If the dynamic statement represents a PL/SQL block, the rules for duplicate placeholders are different. Each unique placeholder maps to a single item in the USING clause. If the same placeholder appears two or more times, all references to that name correspond to one bind argument in the USING clause. In Example 7-7, all references to the placeholder x are associated with the first bind argument a, and the second unique placeholder y is associated with the second bind argument b.

(emphasis added) Source: Using Duplicate Placeholders with Dynamic SQL

This is really just an argument over semantics, so no big deal. Some of the other questions had much more interesting discussion, so it was well worth attending. If you’re in Perth on Friday, Steven is running it again (I won’t be able to attend, unfortunately). I presume he will be using different questions…

After that I went for a walk through Melbourne, since it was sunny outside. The climate in Melbourne, I discovered, is a tad different to Perth. Wandering along the riverside, I ended up experiencing a blast of all four seasons within the space of an hour – a lovely spring breeze, a somewhat warmish summer, then a cold blustering windy autumn (a bit out of order that) – there was a few seconds where it was difficult to remain upright – followed by a sudden rainstorm. I managed to find shelter under one of the many bridges that cross the river, waited for about ten minutes, then was able to walk back to the centre without getting any wetter. In fact, by the time I got back to the convention centre it was sunny again.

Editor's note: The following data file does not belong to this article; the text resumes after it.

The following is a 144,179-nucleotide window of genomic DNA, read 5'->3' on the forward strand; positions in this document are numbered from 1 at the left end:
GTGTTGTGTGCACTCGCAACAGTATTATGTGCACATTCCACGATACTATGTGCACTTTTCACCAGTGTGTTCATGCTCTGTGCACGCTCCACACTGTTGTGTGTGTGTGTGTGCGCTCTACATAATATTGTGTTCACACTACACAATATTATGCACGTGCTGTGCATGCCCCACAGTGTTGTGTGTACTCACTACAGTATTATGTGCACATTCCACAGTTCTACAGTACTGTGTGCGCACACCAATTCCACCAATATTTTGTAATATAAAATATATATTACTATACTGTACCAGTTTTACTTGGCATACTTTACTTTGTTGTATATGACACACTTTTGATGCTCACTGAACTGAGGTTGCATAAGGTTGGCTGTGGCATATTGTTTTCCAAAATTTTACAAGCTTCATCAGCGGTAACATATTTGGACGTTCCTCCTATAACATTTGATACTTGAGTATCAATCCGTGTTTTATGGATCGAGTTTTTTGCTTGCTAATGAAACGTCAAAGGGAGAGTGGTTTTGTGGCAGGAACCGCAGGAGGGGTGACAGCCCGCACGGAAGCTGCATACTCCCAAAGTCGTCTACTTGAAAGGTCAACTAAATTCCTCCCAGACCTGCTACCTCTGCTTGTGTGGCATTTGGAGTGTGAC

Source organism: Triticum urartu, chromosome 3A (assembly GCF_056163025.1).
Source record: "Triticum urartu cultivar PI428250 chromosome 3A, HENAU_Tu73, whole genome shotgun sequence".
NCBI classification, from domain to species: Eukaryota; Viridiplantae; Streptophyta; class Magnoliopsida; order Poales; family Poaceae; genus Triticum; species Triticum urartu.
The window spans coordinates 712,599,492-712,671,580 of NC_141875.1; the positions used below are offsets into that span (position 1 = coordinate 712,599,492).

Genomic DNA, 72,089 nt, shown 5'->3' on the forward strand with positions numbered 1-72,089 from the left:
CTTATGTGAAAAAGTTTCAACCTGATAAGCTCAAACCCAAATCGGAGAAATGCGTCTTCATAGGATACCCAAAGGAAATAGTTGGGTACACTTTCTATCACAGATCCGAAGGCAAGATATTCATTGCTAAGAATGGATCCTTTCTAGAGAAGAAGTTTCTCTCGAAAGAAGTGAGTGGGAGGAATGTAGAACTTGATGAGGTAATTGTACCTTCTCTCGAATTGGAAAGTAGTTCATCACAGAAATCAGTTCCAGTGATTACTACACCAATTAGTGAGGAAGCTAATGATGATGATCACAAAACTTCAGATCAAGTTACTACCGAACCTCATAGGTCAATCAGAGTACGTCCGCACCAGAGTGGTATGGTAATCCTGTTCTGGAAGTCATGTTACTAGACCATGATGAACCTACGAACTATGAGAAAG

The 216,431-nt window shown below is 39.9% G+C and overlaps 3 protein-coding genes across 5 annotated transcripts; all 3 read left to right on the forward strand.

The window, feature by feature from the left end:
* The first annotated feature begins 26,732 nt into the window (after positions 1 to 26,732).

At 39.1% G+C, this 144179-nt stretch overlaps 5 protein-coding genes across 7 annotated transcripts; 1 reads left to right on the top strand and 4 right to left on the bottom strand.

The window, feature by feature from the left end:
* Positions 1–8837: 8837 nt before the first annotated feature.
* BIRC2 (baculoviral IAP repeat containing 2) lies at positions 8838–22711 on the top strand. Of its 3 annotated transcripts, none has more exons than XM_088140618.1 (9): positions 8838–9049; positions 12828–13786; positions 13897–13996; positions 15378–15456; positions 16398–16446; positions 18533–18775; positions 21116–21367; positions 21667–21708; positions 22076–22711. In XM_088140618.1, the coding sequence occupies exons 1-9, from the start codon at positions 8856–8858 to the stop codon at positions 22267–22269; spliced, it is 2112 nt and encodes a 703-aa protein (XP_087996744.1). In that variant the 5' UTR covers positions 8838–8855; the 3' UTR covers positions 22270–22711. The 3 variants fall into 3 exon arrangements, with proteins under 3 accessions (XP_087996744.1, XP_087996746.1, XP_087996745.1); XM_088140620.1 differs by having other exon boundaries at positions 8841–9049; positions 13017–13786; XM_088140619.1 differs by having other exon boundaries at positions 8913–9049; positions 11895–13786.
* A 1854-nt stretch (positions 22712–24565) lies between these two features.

After a light lunch it was my turn to talk, and I think my presentation on Apex Themes and Templates went quite well. I appreciated the comments and questions that came back, and had some further discussion with a few people afterward as well, which was good.

I forwent Connor’s excellent Partitioning presentation which I’ve heard before, instead heard Kyle Hayle – Database Performance Made Easy – demonstrate the virtues of database tuning using a tool such as the one he’s produced at Embarcadero. I haven’t made use of many graphical tuning tools before, preferring just “the numbers”, but Kyle made an excellent case for the use of pictures instead of words for not only visualising the workload on the database (such as presented by Oracle’s Enterprise Manager, which Kyle had a hand in), but also for visualising the structure of a query. Personally, I’ve grown accustomed to using the traditional explain plan and I suspect I’ll probably continue to, but the Embarcadero product does have some features that automate some of the work I’d normally do by hand (such as examining the constraints on the tables and obtaining filter percentages).

Last of all, Tom Kyte presented The Best Way, in which he laid to rest for once and for all the answer to the age-old (and oft-repeated) question, “what is The Best Way to …?”. Finally, we can stop arguing over which way is worthy of being called Best Practice, and get on with the job ;)

Went out for a nice dinner at a small japanese restaurant, which had a great cozy atmosphere, and on the way back to the hotel was surprised by these great explosions of flame from these pillars. I could feel the heat from hundreds of meters away. At the end, a quick stop at a store allowed me to procure what I’d been coveting all day: Farmer’s Union Iced Coffee.